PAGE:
How to Create the Illusion of Space in a Small Apartment

Shannon Quinn - January 20, 2021
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This room is cute, but it looks a bit cluttered. Credit: Shutterstock

3. Eliminate Visual Clutter

Another form of “clutter” that a lot of people don’t think about is visual clutter. These are small things that you may not notice, and assume that it’s “clean”. But it creates a visual distraction, and makes it difficult to feel calm and relaxed. For example, I have a pile of books sitting on my dresser that were returned to me from family and friends, because I ran out of space on my bookshelf. Technically, this pile of books isn’t clutter, because it’s clean, tidy, and serves a purpose. But it’s definitely visual clutter. As soon as I figured out a place to put them away, it felt far more open and spacious.

By minimizing visual clutter, a space seems so much bigger. Credit: Shutterstock

Sometimes, organizational techniques can be used to get rid of the visual clutter. For example, most people would never consider boxes of cereal “clutter”. This is food, and it’s necessary for you to eat and get a quick breakfast in the morning. However, if you transfer that cereal to a clear container instead of keeping it bright, colorful, solid cardboard boxes, it is so much more visually appealing, and almost looks like part of the decor. Baskets and other containers can also be used to remove visual clutter.

Hanging a TV on the wall helps save space. Credit: Shutterstock

2. Mount Your TV on the Wall

An easy way to save space in a small apartment is to hang your tv on the wall. Somehow, your TV feels even bigger when it’s suspended, compared to keeping it sitting on a table. Just make sure it matches your eye level so that you aren’t craning your neck. If you’re interested in Feng Shui, they recommend not to keep a TV in your bedroom. Technology can interfere with the flow of qi, and it also serves as a “black mirror” to bounce energy off of it.

Hanging a TV can help to hide it, instead of making it the centerpiece of the room. Credit: Shutterstock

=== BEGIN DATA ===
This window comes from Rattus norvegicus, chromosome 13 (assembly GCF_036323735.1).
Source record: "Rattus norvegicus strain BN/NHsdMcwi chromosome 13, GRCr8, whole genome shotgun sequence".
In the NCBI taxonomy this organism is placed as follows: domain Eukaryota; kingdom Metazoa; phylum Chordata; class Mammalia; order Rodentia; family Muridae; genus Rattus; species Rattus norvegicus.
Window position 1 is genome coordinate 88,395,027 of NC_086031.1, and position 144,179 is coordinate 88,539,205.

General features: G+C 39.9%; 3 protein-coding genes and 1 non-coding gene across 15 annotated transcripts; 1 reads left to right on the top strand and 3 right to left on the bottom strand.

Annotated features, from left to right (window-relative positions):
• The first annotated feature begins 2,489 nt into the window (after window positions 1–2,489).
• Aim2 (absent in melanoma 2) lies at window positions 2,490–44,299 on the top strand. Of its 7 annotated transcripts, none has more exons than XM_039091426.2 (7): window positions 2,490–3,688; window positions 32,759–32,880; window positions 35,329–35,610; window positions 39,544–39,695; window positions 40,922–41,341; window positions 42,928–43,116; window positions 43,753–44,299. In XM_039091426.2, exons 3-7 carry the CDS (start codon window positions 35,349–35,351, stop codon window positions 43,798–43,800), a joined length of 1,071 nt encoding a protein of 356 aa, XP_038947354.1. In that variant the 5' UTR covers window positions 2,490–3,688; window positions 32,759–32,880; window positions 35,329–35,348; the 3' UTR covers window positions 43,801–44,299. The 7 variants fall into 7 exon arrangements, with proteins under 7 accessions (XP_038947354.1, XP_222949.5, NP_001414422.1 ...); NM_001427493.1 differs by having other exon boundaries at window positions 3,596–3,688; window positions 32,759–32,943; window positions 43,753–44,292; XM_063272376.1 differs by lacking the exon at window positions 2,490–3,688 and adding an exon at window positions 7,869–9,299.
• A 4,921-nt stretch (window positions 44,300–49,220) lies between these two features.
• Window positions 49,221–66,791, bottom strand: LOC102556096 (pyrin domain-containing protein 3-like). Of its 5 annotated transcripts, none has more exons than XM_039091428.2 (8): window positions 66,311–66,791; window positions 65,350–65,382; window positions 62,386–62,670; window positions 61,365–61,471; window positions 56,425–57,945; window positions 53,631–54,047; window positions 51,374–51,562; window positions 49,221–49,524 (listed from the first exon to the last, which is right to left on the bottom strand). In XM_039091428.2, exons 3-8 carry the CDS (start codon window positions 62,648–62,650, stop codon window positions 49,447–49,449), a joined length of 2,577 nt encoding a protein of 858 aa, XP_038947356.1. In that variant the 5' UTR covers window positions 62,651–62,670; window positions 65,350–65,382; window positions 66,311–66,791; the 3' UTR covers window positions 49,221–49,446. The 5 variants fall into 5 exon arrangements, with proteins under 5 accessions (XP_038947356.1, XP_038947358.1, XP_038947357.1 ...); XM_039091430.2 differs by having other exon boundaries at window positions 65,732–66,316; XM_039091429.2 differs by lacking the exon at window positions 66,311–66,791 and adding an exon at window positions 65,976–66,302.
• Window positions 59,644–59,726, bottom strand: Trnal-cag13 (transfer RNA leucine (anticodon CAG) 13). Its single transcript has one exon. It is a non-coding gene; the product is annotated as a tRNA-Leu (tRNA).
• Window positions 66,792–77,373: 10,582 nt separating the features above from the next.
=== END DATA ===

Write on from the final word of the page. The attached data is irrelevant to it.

With that being said, TV’s in the living room look great on the wall. And if you have a Smart TV, all you need is the remote to get started. In a time when everything is digital on streaming services, there is no reason to keep media console furniture for a DVD player. Game consoles that require you to plug them into the TV, but this can be temporary. And there are HDMI cords that are up to 10 feet long, which should be plenty of room to plug your game system into a piece of furniture on the floor, or the other side room.

This Los Angeles apartment has a glass sliding door separating the bedroom and the kitchen. Credit: The Gem Goddess on YouTube

1. Hang Curtains or Sliding Doors

Many small studio apartments have an open concept floor plan. However, you might be in an older apartment that is split up into various rooms by walls and doorways. Obviously, doors between rooms can block off space. Sometimes, this can be a very good thing, especially if you’re trying to quarantine. However, it makes a space feel smaller. 

This small apartment has a loft bed with a curtain separating the space. Credit: Shutterstock

If at all possible, remove doors and replace them with a curtain or a sliding barn door. This way, you can slide the curtain or door closed when you want the area to be blocked off, and open it when you want to create the open concept again. Or, use a curtain to divide space instead of a piece of furniture or screen. 

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